A couple of quick caveats at this point. You'll still need to say "Alexa" in order to wake your Echo up, and once it's listening for a command, you'll need to say "trigger" in order to tell it to listen for a custom IFTTT phrase. Therefore, every IFTTT command will start with "Alexa trigger," and then finish with your custom phrase. The "Alexa trigger" part is already assumed, so don't include it with whatever phrase you type in -- if you do, you'll have to say it twice.
Your custom phrase should be written in lowercase letters only, and you should also avoid any punctuation marks. For now, let's keep it simple and go with "my recipe" and then finish by clicking on "Create Trigger." We're halfway done -- our command will fire every time we say "Alexa, trigger my recipe."
Now we just need to figure out the "then that" part.
4. Choose your action
At this point, you'll need to decide what it is that you actually want Alexa to do. You'll find plenty of inspiration by browsing through IFTTT's growing list of channels, which includes social media services, Web tools, and smart gadgets galore.
For this example, I'm going to use my trigger to perform an action on my Nest Learning Thermostat. The Nest channel gives me a couple of options: I can have Alexa set the heat to a specific temperature, or I can adjust the range between automated heat and air conditioning. I can also trigger the HVAC fans to circulate for 15 minutes -- which, come to think of it, might come in handy the next time I try searing steak in a cast iron pan and end up filling my house with smoke as a result (damn you, Alton Brown!).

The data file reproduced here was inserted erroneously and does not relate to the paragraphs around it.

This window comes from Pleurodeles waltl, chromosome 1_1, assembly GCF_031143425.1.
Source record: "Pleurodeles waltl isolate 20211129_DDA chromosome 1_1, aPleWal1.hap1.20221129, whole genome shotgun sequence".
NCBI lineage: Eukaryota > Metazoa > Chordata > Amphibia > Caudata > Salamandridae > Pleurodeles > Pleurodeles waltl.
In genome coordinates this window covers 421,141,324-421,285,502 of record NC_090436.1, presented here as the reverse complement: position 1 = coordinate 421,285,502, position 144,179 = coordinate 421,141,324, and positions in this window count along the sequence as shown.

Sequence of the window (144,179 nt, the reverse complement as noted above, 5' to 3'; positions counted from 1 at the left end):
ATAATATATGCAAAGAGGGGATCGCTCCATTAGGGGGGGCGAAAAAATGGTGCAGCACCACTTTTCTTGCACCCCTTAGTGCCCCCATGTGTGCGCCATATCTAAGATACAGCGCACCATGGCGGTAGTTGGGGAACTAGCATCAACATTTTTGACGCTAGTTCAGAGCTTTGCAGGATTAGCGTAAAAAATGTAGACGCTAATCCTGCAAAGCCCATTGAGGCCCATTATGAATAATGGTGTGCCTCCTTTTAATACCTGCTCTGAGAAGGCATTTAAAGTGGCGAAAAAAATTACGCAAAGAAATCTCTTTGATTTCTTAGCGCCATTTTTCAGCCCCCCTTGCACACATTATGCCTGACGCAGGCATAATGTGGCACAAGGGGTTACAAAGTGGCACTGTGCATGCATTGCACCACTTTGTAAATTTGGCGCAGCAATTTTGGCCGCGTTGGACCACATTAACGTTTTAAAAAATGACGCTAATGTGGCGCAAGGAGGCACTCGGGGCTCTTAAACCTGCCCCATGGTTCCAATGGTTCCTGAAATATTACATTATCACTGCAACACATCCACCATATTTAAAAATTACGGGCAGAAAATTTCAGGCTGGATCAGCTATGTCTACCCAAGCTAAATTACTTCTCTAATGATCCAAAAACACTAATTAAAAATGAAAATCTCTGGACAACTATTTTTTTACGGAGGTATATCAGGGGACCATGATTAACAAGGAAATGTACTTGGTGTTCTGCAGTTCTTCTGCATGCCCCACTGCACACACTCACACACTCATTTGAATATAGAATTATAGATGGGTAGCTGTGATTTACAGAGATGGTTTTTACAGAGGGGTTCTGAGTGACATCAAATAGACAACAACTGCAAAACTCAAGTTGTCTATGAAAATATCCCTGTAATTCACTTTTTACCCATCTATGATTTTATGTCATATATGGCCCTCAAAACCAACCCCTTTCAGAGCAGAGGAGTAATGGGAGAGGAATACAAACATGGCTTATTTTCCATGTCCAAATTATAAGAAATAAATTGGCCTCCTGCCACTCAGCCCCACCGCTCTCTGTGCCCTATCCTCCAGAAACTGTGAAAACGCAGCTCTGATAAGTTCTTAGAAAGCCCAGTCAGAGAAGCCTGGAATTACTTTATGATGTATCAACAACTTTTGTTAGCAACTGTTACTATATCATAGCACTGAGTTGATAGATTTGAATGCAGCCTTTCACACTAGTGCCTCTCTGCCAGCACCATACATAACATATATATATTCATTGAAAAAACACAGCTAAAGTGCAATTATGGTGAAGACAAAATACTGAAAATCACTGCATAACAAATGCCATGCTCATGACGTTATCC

So sure, let's go with that. When I say "Alexa, trigger my recipe," I want the fans to kick on to help clear the smoke out of my kitchen. All I need to do is select the "Turn on fans for 15 minutes" action, then specify which Nest I want to control (we've got two of them set up in the CNET Smart Home, one for the upstairs and one for the downstairs).
Your options will obviously vary depending on which action channel you go with, but for all of them, programming the desired result should be as easy as navigating a couple of drop-down menus and then clicking "Create action." From there, IFTTT will offer a final summary of your Applet, giving you the option to change the title if you'd like or to receive notifications when the Applet runs -- if everything looks good, click "Finish."
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You've already got one custom command under your belt -- why not try a few more? You can choose from more than 700 apps, services, and devices using IFTTT, and you could even create a variety of custom commands for the same action in order to give you more flexibility. For instance, saying, "Alexa, trigger the security system on" and "Alexa, trigger the alarm to armed" could both arm your IFTTT-compatible security system.
You can also jump back into your existing Applet to tweak the verbiage. For instance, if I decided that my "Alexa, trigger my recipe" command was too generic, I could quickly change it to something more specific and fitting, like, "Alexa, trigger my fans because I almost just set my kitchen on fire."